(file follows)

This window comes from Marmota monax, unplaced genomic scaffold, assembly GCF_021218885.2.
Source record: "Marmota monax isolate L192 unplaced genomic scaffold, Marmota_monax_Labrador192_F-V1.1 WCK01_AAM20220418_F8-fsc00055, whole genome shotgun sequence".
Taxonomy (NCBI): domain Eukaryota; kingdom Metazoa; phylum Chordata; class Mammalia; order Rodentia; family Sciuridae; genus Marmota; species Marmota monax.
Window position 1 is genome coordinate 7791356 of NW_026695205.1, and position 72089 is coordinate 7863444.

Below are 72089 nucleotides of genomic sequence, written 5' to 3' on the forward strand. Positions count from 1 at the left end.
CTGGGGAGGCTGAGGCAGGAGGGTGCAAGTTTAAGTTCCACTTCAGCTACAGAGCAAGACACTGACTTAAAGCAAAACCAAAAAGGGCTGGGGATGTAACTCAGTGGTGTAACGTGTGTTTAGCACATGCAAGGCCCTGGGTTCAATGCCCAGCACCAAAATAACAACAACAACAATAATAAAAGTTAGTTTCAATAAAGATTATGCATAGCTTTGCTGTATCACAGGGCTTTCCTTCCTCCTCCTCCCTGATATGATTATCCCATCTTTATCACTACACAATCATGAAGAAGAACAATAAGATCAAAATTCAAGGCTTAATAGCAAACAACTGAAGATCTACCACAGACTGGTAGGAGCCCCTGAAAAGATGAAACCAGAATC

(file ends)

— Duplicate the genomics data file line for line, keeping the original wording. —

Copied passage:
This window comes from Marmota monax, unplaced genomic scaffold, assembly GCF_021218885.2.
Source record: "Marmota monax isolate L192 unplaced genomic scaffold, Marmota_monax_Labrador192_F-V1.1 WCK01_AAM20220418_F8-fsc00055, whole genome shotgun sequence".
Taxonomy (NCBI): domain Eukaryota; kingdom Metazoa; phylum Chordata; class Mammalia; order Rodentia; family Sciuridae; genus Marmota; species Marmota monax.
Window position 1 is genome coordinate 7791356 of NW_026695205.1, and position 72089 is coordinate 7863444.

Below are 72089 nucleotides of genomic sequence, written 5' to 3' on the forward strand. Positions count from 1 at the left end.
CTGGGGAGGCTGAGGCAGGAGGGTGCAAGTTTAAGTTCCACTTCAGCTACAGAGCAAGACACTGACTTAAAGCAAAACCAAAAAGGGCTGGGGATGTAACTCAGTGGTGTAACGTGTGTTTAGCACATGCAAGGCCCTGGGTTCAATGCCCAGCACCAAAATAACAACAACAACAATAATAAAAGTTAGTTTCAATAAAGATTATGCATAGCTTTGCTGTATCACAGGGCTTTCCTTCCTCCTCCTCCCTGATATGATTATCCCATCTTTATCACTACACAATCATGAAGAAGAACAATAAGATCAAAATTCAAGGCTTAATAGCAAACAACTGAAGATCTACCACAGACTGGTAGGAGCCCCTGAAAAGATGAAACCAGAATC